You are here

We are carrying out a review of quality at Leighton Hospital. We will publish a report when our review is complete. Find out more about our inspection reports.
All reports

Inspection report

Date of Inspection: 5 December 2012
Date of Publication: 31 January 2013
Inspection Report published 31 January 2013 PDF | 93.98 KB

People should be given the medicines they need when they need them, and in a safe way (outcome 9)

Not met this standard

We checked that people who use this service

  • Will have their medicines at the times they need them, and in a safe way.
  • Wherever possible will have information about the medicine being prescribed made available to them or others acting on their behalf.

How this check was done

We reviewed all the information we have gathered about Leighton Hospital, looked at the personal care or treatment records of people who use the service, reviewed information sent to us by the provider and carried out a visit on 5 December 2012. We observed how people were being cared for, talked with people who use the service, talked with carers and / or family members and talked with staff.

Our judgement

The service did not fully protect people against the risks associated with the unsafe use and management of medicines as the hospitals arrangements for medicines handling and recording were not consistently adhered to.

Reasons for our judgement

We spoke with six patients on three wards about their medicines. Most people we spoke with were positive about their stay, however, Trust staff had recently identified some concerns about medicines handling on one ward. They told us how this was to be progressed through the hospitals error reporting procedures, so appropriate action could be taken. We found that the prescription charts were generally clearly presented but codes for recording the reason why doses of medication were not given were not consistently used.

We looked at how medicines were handled and saw appropriate arrangements were in place for confirming and reviewing people’s medicines on first admission to hospital. When patients were admitted to the hospital doctors recorded and prescribed their medicines following a standard procedure. This was then checked by the pharmacy team within 24 hours to make sure all the information was correct.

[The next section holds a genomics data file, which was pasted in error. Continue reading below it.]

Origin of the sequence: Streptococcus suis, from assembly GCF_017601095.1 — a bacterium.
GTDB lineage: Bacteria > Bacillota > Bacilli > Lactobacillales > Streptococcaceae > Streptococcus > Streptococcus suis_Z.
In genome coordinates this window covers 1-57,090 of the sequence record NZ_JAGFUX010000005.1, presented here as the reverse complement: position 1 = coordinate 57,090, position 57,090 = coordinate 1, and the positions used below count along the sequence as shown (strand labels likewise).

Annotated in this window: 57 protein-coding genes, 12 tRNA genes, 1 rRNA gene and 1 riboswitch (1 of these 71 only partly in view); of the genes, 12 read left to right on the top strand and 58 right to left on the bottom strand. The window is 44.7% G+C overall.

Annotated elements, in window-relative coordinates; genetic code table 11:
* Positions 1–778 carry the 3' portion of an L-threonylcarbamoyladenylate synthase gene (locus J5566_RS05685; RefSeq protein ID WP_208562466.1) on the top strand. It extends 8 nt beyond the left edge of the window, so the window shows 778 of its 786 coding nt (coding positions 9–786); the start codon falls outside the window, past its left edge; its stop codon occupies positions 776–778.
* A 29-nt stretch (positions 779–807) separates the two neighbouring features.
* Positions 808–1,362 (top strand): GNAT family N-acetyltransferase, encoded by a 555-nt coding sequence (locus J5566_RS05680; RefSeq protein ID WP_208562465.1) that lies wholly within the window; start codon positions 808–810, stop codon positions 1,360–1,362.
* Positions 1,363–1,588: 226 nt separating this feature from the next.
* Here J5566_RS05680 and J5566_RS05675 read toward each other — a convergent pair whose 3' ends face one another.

People we spoke with had enough information about their medicines. One person told us they received “good care” and told us that doctors had explained about the medicines they were taking, and why. A second person told us “sometimes my medicines looked different, but I asked the nurses and they explained it was just a different brand”. Two people confirmed that their pain was well managed, however, when we approached one patient they told us they were in pain. The lunchtime medicines were due but we saw that the actual time the last dose of painkiller had been administered was not recorded, so it was not possible to tell whether another dose could have been given slightly earlier. Records of medicines given to people on discharge were clear. Nurses in the discharge suite went through people’s medicines with them to help ensure they knew how to take them, before they went home.

The hospital wards had a regular clinical pharmacy service. We saw evidence of regular medicines audits that helped identify weaknesses so that any necessary improvements could be made. Concerns had been identified about medicines handling on one of the wards we visited and this included one example of missing a dose of a medicine included on the hospitals list of medicines that should never be missed. The Trust had picked up these concerns through their monitoring. We were told us how this was to be progressed through the hospitals error reporting procedures, so appropriate action could be taken.

We looked at medicines record keeping. Appropriate arrangements were in place in relation to the recording of medicines but were not followed consistently. The prescription charts we looked at were generally clearly presented, however, on three of the seven charts we looked at the reason for missed doses had not been recorded using the chart key. We also saw one example where the actual dose of an injection prescribed with a dose range was not recorded. Clear records showing the treatment people have received are important when carrying out reviews. However, we saw one record that showed a medication had been increased from twice, to three times daily when the patient was currently refusing to take it. The rationale was not recorded and there were no records to show whether any alternatives had been considered.

We found that medicines were safely stored. An audit of the storage and security of medicines carried out by The Trust in October 2012 had identified some concerns but action had been taken to address these. Controlled drugs were properly recorded and checked. However, on one ward there were unwanted controlled drugs that needed to be removed by pharmacy. Emergency medicines were available on the wards but the daily checks had not been completed for the previous day on two of the wards we visited. These checks are important to ensure that everything is at hand, should it be needed.